Then you had “the voice of bodybuilding” on the show – Bob Cicherillo. Bob has been on their network a few times, but most recently regarding his opinions on Lee Priest (who seems to be in the media a lot lately). I’m not sure of the credibility of Bob anymore. The more I speak to people in the industry, the more I find out that people don’t like him.

It appears Generation Iron has also burned quite a few people in the industry according to many sources giving their side of the story – both bodybuilders as well as YouTubers who have partnered up with them or been a part of their productions at one time or another. People have apparently not been paid, not been compensated, etc. That doesn’t sit well with me when you have people out there trying to help build their network using their name and following to try and help Generation Iron build content and authority in the industry.

The last piece I want to bring up is having individuals on the network who are caught up in legal issues and personal drama. Calum Von Moger, Brad Castleberry, Joey Swoll, and PJ Braun to name a few. Some things should just be left alone and untouched and that should be handled in the courts or behind closed doors if it’s a personal matter.

Here Are My Words of Encouragement and Advice to GI…

Generation Iron can take my advice and words of encouragement for whatever they are worth. I want to see Generation Iron become one of the biggest fitness networks on the planet and I think they have the ability to do that if they make some changes (before it’s truly too late and they burn all of their bridges in the industry).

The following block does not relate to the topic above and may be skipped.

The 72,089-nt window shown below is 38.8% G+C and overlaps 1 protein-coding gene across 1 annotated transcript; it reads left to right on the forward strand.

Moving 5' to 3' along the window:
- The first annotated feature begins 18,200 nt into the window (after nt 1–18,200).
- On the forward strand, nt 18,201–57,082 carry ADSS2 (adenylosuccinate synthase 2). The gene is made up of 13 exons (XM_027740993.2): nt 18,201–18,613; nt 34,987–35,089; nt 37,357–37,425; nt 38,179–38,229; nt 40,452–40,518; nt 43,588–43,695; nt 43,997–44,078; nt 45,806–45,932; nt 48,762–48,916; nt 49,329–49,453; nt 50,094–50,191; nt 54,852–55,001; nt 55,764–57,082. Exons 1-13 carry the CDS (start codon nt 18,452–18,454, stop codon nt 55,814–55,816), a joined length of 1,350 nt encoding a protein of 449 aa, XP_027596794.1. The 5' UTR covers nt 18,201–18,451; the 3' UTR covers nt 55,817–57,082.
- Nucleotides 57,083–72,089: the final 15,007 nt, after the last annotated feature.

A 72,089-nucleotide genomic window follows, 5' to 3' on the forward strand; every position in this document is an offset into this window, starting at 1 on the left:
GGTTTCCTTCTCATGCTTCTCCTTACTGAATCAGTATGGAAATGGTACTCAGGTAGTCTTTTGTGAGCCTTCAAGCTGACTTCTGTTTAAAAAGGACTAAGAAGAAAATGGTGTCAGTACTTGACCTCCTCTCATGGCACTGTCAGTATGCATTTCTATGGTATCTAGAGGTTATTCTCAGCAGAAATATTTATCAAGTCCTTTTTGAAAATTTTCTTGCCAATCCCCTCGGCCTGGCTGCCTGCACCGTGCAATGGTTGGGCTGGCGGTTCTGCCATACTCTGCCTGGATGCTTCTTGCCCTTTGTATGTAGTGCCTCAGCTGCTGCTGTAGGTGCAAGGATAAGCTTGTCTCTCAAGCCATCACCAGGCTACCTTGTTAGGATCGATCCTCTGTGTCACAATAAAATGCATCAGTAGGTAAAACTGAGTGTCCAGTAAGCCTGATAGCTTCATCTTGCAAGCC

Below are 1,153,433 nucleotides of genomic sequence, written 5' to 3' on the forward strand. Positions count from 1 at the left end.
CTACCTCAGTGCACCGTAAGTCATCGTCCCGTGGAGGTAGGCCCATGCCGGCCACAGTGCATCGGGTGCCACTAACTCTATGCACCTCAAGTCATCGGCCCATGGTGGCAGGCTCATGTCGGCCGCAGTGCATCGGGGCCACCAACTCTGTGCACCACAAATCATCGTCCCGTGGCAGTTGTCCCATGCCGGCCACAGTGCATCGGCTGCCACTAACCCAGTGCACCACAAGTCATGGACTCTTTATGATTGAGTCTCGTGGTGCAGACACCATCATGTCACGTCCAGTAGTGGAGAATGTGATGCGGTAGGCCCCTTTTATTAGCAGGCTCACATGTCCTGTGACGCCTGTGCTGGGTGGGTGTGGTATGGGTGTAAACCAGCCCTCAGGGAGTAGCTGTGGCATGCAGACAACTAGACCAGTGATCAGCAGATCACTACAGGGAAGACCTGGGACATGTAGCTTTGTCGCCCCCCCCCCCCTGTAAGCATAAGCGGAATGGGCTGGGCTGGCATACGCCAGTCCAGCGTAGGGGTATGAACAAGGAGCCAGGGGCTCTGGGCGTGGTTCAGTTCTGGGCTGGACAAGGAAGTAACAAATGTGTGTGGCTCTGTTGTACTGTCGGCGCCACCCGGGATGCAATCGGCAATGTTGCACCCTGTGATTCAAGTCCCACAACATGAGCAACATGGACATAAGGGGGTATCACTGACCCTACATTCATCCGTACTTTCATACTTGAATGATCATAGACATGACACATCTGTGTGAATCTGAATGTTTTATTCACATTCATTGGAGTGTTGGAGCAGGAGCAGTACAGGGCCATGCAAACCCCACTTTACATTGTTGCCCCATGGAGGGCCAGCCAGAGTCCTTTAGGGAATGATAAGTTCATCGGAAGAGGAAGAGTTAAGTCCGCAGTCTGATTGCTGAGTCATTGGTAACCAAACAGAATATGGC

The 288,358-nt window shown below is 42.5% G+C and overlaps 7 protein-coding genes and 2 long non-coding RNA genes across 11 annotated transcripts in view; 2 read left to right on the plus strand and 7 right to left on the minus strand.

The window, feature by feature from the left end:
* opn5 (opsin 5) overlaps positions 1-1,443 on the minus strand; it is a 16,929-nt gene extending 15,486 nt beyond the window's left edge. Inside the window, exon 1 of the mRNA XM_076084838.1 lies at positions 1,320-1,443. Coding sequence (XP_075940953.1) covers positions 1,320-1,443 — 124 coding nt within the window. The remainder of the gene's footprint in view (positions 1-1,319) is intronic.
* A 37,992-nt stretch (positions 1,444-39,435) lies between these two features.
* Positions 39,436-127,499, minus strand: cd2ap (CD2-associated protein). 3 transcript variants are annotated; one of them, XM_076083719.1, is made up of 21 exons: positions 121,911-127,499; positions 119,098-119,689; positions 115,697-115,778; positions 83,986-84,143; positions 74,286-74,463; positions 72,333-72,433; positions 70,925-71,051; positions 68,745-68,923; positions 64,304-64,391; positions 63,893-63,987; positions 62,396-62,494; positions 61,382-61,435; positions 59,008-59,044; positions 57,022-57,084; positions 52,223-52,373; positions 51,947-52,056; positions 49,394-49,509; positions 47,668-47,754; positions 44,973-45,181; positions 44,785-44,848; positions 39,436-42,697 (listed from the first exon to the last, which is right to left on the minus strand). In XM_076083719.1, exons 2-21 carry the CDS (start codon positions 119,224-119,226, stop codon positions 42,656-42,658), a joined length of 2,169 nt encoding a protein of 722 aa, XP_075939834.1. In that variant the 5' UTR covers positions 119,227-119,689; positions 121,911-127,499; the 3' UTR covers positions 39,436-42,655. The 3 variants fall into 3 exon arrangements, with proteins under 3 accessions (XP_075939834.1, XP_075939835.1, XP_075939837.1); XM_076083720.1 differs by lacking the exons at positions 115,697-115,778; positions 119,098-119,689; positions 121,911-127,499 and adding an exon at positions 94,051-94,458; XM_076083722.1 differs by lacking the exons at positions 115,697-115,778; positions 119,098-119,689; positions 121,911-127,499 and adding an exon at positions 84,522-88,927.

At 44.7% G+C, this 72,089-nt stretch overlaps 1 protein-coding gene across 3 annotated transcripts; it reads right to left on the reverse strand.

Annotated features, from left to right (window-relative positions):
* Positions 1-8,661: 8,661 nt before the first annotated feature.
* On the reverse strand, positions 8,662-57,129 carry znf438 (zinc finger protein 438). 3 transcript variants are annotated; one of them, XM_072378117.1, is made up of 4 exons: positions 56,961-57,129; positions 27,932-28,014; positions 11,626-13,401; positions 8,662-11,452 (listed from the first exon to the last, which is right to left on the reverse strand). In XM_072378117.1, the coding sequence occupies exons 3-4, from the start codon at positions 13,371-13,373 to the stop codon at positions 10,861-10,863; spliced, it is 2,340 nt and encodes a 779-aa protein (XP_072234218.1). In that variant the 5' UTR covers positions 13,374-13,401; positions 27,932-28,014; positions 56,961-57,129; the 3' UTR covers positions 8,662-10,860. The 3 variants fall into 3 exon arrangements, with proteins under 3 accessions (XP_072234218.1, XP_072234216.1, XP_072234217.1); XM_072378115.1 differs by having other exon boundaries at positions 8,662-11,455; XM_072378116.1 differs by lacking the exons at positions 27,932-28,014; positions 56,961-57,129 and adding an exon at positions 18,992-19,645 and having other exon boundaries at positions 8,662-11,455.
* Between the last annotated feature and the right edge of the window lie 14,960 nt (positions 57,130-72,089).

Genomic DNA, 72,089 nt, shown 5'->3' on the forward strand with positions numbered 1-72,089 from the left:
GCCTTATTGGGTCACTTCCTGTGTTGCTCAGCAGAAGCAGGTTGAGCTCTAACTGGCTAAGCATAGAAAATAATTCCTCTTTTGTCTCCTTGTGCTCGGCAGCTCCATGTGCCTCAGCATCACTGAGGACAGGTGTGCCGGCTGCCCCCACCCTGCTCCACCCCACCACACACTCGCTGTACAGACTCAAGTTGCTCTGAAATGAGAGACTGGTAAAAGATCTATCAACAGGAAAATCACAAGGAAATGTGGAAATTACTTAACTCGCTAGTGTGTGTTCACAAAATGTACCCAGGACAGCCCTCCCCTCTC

Rather than focusing on the drama in the industry, interview people who bring value and information that people want to hear and implement into their own lives. Listening to Tito Ortiz bash bodybuilders and bodybuilding due to steroids does nothing for the sport or industry – not to mention Tito has his own list of issues that he has to deal with (so how credible is he?). Not to mention how many UFC fighters have been nailed for drug use – so he’s a hypocrite for pointing the finger at bodybuilders for using performance-enhancing drugs. And having Mike O’Hearn talk about how he can spot a fake natty makes all of us want to bash our head against the wall.

You, Generation Iron, clearly have the money and financial backing to scale your business and platform. Consider bringing in some new people who are credible in the industry and respected to do some commentary. Consider having someone, other than Vlad, doing the interviews as the comments aren’t positive having Vlad doing the interviewing. And overall, work on changing the image of the brand.

Right now, Generation Iron doesn’t have the best reputation in the industry for various reasons. Going down the rabbit hole for views will only get you so far before everyone turns against you and refuse to work with you and engage with your content.

In the span of one year, your views have been cut in half per video upload. That should tell you something and it shouldn’t come down to me bringing this up for you to notice that something has changed – and not for the better. If this continues, when you ask people to do interviews, they’re going to decline as they aren’t sure how or if the interview is going to get twisted to make them look bad.

I wish Generation Iron all the best and hope they can take a good hard look at their network as it stands today and figure out what they are going to do next in order to get their views back and to get people excited about the Generation Iron brand once again. I just hope they can make the change and do it before they are completely alienated from the industry and they implode.